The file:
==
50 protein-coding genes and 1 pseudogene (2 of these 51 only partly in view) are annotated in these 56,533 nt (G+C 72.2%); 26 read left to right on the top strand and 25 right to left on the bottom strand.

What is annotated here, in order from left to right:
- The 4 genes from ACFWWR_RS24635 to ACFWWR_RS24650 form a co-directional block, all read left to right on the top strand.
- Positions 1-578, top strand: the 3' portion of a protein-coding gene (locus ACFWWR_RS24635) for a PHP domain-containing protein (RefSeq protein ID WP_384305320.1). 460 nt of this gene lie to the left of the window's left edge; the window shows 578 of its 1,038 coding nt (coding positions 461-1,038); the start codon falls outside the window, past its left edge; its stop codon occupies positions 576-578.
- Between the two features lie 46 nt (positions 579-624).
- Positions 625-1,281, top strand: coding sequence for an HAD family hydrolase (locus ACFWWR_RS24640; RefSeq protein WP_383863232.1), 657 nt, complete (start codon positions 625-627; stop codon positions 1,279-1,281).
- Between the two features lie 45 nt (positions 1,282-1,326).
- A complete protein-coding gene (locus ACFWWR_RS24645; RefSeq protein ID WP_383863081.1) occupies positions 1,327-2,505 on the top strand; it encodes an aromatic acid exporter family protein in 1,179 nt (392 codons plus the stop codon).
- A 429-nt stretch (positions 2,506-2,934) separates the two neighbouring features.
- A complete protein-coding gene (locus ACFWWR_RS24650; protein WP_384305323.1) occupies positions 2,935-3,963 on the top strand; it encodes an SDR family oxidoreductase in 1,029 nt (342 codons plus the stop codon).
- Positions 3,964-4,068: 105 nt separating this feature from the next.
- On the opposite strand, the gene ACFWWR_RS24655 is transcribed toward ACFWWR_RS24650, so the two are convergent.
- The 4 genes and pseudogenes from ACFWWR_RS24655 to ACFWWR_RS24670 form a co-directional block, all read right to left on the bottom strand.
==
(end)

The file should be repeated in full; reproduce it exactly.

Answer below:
50 protein-coding genes and 1 pseudogene (2 of these 51 only partly in view) are annotated in these 56,533 nt (G+C 72.2%); 26 read left to right on the top strand and 25 right to left on the bottom strand.

What is annotated here, in order from left to right:
- The 4 genes from ACFWWR_RS24635 to ACFWWR_RS24650 form a co-directional block, all read left to right on the top strand.
- Positions 1-578, top strand: the 3' portion of a protein-coding gene (locus ACFWWR_RS24635) for a PHP domain-containing protein (RefSeq protein ID WP_384305320.1). 460 nt of this gene lie to the left of the window's left edge; the window shows 578 of its 1,038 coding nt (coding positions 461-1,038); the start codon falls outside the window, past its left edge; its stop codon occupies positions 576-578.
- Between the two features lie 46 nt (positions 579-624).
- Positions 625-1,281, top strand: coding sequence for an HAD family hydrolase (locus ACFWWR_RS24640; RefSeq protein WP_383863232.1), 657 nt, complete (start codon positions 625-627; stop codon positions 1,279-1,281).
- Between the two features lie 45 nt (positions 1,282-1,326).
- A complete protein-coding gene (locus ACFWWR_RS24645; RefSeq protein ID WP_383863081.1) occupies positions 1,327-2,505 on the top strand; it encodes an aromatic acid exporter family protein in 1,179 nt (392 codons plus the stop codon).
- A 429-nt stretch (positions 2,506-2,934) separates the two neighbouring features.
- A complete protein-coding gene (locus ACFWWR_RS24650; protein WP_384305323.1) occupies positions 2,935-3,963 on the top strand; it encodes an SDR family oxidoreductase in 1,029 nt (342 codons plus the stop codon).
- Positions 3,964-4,068: 105 nt separating this feature from the next.
- On the opposite strand, the gene ACFWWR_RS24655 is transcribed toward ACFWWR_RS24650, so the two are convergent.
- The 4 genes and pseudogenes from ACFWWR_RS24655 to ACFWWR_RS24670 form a co-directional block, all read right to left on the bottom strand.